Sophia Money-Coutts

Back to stuff The Hungarian Pumi, Boris Johnson’s spirit animal 11:00am Tuesday 6th March 2018

A piece about Crufts in today’s Telegraph

I’ve written a column about Crufts in the Telegraph today. HERE it is.

The rules governing this are quite complicated and I couldn’t go into them in great detail in a 550 word column. But I just want to clarify something here after an exchange of emails yesterday with a wonderfully helpful Crufts PR man called Glen. Because I appreciate celebrating the fact that ‘foreign’ breeds can now win ‘Best in Show’ could seem a bit confusing when breeds like Afghan hounds, the Shar Pei (from China, originally) and even the Labrador (which originated in Newfoundland) have been competing in Crufts for decades.

See snippets of Glen’s emails below which I hope clarifies the situation.

Imported Register breeds, as the name suggests, are those breeds which are introduced to Britain from abroad. They remain in this category until such time as the Kennel Club is satisfied that the breeding genetic pool is large enough and the relevant health testing has been undertaken in order to justify being ‘upgraded’ to the main breed register.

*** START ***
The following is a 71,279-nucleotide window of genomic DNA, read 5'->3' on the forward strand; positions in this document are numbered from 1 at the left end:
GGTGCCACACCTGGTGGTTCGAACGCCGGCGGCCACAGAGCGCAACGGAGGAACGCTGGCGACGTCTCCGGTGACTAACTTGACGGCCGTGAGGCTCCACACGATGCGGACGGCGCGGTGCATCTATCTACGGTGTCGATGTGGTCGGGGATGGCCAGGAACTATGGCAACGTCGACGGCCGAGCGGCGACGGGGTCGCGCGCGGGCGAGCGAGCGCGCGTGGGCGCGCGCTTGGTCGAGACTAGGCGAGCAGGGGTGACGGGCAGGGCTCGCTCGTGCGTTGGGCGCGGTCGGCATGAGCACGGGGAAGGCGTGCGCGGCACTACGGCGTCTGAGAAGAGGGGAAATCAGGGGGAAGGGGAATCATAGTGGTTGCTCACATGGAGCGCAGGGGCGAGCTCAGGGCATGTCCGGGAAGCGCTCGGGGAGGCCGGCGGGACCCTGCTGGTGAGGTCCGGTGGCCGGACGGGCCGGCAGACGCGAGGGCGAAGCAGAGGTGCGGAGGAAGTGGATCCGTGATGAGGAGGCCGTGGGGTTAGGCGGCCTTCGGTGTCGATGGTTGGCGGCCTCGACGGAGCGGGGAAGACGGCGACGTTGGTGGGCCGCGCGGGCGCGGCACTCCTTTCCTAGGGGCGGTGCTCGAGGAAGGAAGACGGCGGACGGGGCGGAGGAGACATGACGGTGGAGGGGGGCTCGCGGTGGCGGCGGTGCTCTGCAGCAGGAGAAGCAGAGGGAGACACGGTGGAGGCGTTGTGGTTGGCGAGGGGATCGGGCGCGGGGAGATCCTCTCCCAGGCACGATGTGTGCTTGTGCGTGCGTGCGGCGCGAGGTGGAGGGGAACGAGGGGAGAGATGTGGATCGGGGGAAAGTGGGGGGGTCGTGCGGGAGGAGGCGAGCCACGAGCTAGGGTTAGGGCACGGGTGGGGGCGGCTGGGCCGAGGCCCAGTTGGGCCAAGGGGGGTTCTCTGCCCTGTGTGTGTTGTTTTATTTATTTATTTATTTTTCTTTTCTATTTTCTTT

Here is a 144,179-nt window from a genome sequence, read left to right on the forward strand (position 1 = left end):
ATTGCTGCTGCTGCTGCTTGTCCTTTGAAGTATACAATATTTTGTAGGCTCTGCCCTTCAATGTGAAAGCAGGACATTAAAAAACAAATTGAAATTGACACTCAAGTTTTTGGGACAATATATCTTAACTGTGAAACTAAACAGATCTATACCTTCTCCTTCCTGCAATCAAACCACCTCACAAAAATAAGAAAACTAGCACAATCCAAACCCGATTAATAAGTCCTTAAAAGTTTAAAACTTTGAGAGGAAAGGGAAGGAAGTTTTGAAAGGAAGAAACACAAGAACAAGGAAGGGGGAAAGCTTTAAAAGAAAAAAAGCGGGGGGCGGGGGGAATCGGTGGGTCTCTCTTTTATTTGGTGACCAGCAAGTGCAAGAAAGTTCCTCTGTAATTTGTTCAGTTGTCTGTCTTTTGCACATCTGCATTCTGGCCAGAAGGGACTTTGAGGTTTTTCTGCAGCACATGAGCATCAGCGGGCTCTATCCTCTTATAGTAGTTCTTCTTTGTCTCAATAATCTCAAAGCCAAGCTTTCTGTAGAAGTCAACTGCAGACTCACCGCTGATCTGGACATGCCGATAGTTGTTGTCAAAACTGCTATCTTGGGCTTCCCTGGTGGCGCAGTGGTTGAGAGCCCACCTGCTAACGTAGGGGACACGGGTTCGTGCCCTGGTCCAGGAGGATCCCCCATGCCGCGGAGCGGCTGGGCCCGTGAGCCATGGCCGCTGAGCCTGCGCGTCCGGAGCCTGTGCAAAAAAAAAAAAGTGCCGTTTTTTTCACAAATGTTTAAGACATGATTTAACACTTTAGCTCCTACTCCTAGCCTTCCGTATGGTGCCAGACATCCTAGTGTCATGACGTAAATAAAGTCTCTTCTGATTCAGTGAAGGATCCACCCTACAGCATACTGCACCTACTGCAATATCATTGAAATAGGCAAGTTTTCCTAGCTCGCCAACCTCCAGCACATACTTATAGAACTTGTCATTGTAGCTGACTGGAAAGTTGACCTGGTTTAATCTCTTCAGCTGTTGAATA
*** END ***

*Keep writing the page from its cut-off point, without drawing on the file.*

Examples of breeds in recent years which have ‘graduated’ from the Imported Breed Register to the main breed register include the Cirneco dell’Etna (from Sicily) and the Portuguese Podengo. 

So, basically, Afghan hounds and Labradors etc made it on to the Kennel Club’s main breed register years ago (I don’t know exactly when, give me a break) and have been eligible for Best In Show ever since. Whereas breeds like the Mexican Xolo, which I’ve gone on and on about in my column, are not yet on the main breed register so they *haven’t* previously been eligible for Best in Show.

GOT IT?

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